‘With all the different crises going on, people are tightening the purse strings,’ he explains. ‘Everybody immediately thinks about what luxuries they can get rid of. And the preconception is that a refill shop is an overly expensive shop. Yes, there are some that are expensive. But we have made Leeds Refills extremely affordable. For herbs, spices, lentils, noodles, nuts, we are a lot cheaper than the supermarket. People think sustainability is a luxury, but we have loads of offers. It’s so disheartening.’
Ian has brought in promotions and gift cards with little effect, but he refuses to do a leaflet campaign, often considered an effective way to garner extra interest in a business, given that his mission is to reduce waste.
Ian says his shop is ‘only getting nine or ten customers a day and some of them are only spending 60p a time.’ (Picture: Supplied)
The family are sustaining themselves from Ian’s wife Oren’s wage – she works full time – and their savings.
‘It’s really sad. The business will not survive this,’ Ian says with a sigh. ‘This shop is part of my soul. It’s my fourth child. But I am only getting nine or ten customers a day and some of them are only spending 60p a time.
‘I can’t sit up and worry all night about it because I can’t be absent for my kids. If the shop closes I’ll be a stay-at-home dad and have to work the gig economy, taking on the odd job here and there.’
The Accountancy partnership, an online accounting business for SMEs, had urged small businesses to not make any decisions until the recently announced Autumn budget, which offered a six-month cap on energy bills to non-domestic customers.
‘The scale of the problems that entrepreneurs are now facing is comparable to the challenges of the pandemic,’ explains Lee Murphy, managing director at The Accountancy Partnership. ‘The support from the government is certainly very welcome for the thousands of small businesses facing colossal rises in overheads this winter. While energy bills will still rise, the cap may at least help to secure the immediate future of those facing the very real prospect of having to close their doors before the year ends.
‘Small businesses are at the heart of the economy and our communities,’ explains Lee Murphy from The Accountancy Partnership (Picture: Supplied)
‘But, although the six-month cap is appreciated, small businesses are likely to need additional support to help them plan ahead, so they don’t face a cliff edge next year when it ends.’
In light of the recent announcements, Lee is now calling for a temporary 5% VAT cut, a review of tax rules for self-employed workers, and an increase to corporation tax.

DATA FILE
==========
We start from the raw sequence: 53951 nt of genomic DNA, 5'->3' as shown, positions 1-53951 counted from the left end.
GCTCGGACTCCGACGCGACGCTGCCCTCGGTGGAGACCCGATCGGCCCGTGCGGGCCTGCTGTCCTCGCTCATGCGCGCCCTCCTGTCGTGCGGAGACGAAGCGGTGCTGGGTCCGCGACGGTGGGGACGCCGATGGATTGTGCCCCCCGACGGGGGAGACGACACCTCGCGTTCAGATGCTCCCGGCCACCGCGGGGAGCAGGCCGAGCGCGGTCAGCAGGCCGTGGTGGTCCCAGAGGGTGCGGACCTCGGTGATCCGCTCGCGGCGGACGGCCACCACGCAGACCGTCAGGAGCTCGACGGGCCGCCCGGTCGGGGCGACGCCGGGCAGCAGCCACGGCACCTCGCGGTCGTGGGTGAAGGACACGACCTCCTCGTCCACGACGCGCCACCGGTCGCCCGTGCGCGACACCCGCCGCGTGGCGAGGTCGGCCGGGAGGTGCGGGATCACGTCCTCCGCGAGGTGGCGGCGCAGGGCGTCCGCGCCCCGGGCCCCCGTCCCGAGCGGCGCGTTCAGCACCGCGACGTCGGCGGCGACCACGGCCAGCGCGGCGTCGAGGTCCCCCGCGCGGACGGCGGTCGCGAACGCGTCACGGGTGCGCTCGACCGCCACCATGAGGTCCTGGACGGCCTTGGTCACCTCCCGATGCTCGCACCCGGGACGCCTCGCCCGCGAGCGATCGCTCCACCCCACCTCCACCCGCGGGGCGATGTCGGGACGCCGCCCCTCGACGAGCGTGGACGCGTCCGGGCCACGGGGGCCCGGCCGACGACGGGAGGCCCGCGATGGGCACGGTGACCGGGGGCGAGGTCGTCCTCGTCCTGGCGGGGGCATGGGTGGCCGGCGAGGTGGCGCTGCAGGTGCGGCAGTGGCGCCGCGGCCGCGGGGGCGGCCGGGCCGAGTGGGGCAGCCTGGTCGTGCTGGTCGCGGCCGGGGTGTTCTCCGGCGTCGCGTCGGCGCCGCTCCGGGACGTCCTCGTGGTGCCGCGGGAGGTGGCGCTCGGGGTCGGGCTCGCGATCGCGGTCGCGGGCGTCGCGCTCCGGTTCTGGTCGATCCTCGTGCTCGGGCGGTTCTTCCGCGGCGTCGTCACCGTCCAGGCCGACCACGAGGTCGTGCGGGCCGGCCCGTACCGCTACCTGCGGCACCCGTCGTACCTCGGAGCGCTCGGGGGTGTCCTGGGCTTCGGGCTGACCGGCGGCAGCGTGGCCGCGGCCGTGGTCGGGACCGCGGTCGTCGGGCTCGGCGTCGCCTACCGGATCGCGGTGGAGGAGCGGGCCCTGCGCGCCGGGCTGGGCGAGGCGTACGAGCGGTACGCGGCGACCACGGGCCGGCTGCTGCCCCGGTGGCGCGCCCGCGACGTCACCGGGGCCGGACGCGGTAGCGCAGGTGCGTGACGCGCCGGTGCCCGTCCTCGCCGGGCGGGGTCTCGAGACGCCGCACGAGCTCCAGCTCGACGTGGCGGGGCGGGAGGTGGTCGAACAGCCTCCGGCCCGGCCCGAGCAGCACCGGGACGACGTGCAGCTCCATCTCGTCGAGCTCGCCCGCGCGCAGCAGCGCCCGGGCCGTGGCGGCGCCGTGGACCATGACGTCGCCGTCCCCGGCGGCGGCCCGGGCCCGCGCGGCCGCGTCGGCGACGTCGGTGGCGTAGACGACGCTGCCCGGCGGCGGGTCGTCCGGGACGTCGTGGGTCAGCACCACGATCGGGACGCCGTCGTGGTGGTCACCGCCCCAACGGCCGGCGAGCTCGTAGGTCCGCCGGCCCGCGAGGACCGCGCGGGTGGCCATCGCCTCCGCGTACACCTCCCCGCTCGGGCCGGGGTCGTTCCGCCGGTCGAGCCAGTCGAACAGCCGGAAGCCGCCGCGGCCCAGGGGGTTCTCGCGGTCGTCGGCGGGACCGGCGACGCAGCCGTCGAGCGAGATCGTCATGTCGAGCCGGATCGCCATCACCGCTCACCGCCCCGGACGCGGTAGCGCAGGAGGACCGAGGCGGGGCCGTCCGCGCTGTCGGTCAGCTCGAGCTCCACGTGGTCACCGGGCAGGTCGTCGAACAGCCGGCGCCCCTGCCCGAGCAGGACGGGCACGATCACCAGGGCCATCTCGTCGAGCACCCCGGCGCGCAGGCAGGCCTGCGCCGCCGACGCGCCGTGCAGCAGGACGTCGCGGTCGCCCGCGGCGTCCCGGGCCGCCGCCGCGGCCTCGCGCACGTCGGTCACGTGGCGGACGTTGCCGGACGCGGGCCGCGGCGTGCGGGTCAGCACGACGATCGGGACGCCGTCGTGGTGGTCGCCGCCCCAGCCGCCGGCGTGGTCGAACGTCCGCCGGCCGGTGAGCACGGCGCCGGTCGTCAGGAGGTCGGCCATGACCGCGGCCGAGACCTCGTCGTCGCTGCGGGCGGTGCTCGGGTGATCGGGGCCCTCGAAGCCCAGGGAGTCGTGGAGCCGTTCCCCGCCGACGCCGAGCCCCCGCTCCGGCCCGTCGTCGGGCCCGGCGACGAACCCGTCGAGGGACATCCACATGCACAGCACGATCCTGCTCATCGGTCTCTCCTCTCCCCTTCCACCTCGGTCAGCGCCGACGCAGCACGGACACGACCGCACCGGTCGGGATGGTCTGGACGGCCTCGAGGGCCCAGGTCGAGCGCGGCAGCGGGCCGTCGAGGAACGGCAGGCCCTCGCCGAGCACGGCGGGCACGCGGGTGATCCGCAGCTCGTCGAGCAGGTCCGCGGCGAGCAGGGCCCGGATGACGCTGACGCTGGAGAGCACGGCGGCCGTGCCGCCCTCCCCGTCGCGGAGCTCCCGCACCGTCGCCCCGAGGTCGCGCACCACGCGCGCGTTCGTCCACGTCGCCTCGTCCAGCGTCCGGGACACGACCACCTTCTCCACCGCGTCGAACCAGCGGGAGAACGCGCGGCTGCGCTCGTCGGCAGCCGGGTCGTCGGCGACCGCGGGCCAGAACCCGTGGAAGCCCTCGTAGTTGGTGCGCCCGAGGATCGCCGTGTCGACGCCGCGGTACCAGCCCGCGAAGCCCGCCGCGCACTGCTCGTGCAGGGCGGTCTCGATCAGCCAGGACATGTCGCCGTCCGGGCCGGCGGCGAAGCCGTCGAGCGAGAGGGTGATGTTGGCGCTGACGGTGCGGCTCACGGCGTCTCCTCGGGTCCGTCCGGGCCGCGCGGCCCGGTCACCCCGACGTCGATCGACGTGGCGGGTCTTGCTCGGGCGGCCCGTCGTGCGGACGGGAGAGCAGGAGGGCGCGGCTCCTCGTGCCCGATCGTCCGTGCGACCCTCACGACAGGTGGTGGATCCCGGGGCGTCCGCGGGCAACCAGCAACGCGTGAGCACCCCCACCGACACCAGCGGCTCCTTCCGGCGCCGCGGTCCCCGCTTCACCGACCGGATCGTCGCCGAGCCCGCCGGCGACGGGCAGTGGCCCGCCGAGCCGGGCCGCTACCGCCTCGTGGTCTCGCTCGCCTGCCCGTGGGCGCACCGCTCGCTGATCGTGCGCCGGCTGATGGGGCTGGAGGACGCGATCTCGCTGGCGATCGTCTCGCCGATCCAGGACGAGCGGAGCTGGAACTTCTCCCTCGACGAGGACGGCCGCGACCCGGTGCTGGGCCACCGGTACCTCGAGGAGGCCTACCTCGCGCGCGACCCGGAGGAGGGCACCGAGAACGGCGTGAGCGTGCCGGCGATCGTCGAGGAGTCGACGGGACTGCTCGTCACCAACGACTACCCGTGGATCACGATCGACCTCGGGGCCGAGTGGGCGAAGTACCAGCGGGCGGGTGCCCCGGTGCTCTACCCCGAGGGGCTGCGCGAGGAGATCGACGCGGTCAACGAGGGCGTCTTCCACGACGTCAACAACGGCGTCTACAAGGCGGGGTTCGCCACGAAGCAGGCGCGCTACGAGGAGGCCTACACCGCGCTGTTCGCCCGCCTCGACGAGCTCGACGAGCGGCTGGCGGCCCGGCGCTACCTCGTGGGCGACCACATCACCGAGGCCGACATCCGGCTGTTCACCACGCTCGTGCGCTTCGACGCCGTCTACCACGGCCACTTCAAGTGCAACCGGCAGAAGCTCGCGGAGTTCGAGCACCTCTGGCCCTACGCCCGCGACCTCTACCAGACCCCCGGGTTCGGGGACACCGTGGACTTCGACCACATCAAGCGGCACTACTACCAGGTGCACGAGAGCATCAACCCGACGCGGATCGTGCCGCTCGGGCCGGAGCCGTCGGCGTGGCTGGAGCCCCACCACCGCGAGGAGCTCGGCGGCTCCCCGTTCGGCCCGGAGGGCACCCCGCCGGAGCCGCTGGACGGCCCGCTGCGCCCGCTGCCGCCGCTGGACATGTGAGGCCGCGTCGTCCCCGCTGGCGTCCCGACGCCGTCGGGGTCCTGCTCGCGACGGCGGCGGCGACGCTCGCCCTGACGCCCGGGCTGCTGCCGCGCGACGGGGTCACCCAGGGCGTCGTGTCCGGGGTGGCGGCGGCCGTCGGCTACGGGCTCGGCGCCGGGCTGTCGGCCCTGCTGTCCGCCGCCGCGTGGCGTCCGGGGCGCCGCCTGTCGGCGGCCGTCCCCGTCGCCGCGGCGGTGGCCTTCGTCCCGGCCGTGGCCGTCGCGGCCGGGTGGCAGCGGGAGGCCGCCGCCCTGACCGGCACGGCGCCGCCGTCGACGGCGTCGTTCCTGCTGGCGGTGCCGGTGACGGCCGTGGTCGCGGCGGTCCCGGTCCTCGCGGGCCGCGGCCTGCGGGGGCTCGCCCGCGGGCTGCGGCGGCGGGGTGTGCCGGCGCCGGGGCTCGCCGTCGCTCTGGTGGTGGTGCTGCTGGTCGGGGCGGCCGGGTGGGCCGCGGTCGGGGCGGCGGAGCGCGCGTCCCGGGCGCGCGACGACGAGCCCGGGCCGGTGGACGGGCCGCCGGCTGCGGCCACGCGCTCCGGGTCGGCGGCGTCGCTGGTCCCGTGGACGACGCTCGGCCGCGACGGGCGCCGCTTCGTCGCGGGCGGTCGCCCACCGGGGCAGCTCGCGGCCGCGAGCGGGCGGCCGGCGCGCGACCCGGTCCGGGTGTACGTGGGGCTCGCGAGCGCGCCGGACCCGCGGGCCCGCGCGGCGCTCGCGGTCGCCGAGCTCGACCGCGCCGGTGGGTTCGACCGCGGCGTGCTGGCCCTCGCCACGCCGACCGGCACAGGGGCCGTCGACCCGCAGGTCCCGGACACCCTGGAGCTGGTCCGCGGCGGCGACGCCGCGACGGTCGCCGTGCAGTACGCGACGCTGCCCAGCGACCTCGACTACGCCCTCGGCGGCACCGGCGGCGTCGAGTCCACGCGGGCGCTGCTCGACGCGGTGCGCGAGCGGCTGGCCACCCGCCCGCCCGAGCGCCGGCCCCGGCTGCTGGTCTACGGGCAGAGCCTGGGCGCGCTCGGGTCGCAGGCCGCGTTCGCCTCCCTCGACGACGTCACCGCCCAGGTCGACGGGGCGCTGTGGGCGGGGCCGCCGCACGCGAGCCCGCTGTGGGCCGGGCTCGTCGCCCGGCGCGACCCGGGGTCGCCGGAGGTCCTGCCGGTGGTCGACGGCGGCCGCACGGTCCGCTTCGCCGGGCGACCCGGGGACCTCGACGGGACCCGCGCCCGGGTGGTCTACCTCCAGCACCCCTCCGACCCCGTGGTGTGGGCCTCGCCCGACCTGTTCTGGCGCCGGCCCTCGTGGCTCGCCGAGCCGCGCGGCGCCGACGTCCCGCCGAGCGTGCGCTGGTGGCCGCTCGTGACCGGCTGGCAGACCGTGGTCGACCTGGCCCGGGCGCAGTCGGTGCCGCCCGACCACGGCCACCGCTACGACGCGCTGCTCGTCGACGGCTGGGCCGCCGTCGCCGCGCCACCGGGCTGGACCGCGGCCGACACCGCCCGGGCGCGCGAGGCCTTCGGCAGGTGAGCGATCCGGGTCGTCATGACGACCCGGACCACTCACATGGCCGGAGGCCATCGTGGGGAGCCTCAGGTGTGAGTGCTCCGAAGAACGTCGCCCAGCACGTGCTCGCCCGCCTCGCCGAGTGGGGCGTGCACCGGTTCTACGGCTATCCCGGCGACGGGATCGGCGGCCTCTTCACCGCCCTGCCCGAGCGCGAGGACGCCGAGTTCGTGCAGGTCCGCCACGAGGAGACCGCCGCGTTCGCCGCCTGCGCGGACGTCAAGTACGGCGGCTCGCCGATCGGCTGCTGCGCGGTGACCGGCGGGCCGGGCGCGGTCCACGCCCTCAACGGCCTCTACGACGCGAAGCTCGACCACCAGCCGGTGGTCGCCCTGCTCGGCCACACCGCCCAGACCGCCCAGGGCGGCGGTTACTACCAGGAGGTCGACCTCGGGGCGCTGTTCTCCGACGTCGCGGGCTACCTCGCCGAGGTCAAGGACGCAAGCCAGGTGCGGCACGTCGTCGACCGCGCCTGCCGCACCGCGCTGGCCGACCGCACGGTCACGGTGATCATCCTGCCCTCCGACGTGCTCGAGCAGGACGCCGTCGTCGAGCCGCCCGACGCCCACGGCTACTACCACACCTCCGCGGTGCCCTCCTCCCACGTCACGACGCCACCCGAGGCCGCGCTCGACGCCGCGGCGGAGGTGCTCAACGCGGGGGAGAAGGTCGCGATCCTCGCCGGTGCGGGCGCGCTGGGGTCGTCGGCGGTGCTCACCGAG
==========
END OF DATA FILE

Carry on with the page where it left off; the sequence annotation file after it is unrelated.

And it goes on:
‘Small businesses are at the heart of the economy and our communities,’ he adds. ‘As a country we cannot afford to leave them to face these problems without additional help and support.’
Sophia Sutton-Jones’s bakery has seen bills soar from around £1,500 a month to £5,500.
‘Our customers are very much in the same position facing a cost-of-living crisis, so adding 300% onto a loaf won’t seem right,’ says Sophia (Picture: Will Warr)
‘We refuse to pay the absurd 300% or more increase that we have been given,’ says Sophia, 30. ‘The energy company are holding us hostage in an out of contract rate, refusing to give us a new contract “Due to the market conditions” or let us leave to find a new provider.’
If she were to pass the cost on to the customer, she would have to charge £10 for a basic sourdough loaf – more than double the current price – which she knows people could not afford.
She adds: ‘Our customers are very much in the same position facing a cost-of-living crisis, so adding 300% onto a loaf won’t seem right. We’ve already had two price increases this year and with bills of up to £5,500 a month, paying the full price is not sustainable.’
‘Even with the proposed support [from the Government this week], the price for us will fall to £3,200 a month roughly which is still a 210% increase. Whilst any support is welcome, it sadly still isn’t enough.’
Sophia’s business is a real local success story. She set up in lockdown, crafting sourdough loaves from her home in Crouch End that took her area by storm, which meant she soon turned it into a thriving bricks-and-mortar store; Sourdough Sophia, which the community adores.
Astranomical energy costs will leave Sophia’s business running at a loss (Picture: Emily R Marshall)
‘We have had queues for our bread from day one,’ she explains. ‘We know most people that come through the doors; we know their names, we know their orders. It’s a much-loved business.’
By 2021 Sophia was making 20% profits – a great number for any startup – but the astronomical energy costs (bakeries require a huge amount of electricity) will leave her running at a loss.
So she’s simply stopped paying the full bills. ‘We will pay what we can, and not a penny more,’ she says.
‘We will not shut. We have taken a firm stance on this. We refuse to let energy providers dictate shutting down the small businesses that make this economy. Pressure will increase as profits and revenues will reduce significantly for energy providers so the pressure to act will mount for them anyway.
‘There have been movements such as the Don’t Pay UK movement – which I have not joined as I do pay a realistic sum – but just not what they’re asking for.’
Sophia, who is heavily pregnant, admits that if non-payment results in the business’s power being cut off, her business would be ‘screwed,’ so all she can do is hope that the Government makes some good decisions.
‘This business is our passion – we live for it,’ she explains. ‘Our entire family, me, my husband, my daughter and the coming baby depend on it – not to mention our 20 employees.
‘We are dearly loved in our community so I will give everything to ensure we will not shut down.’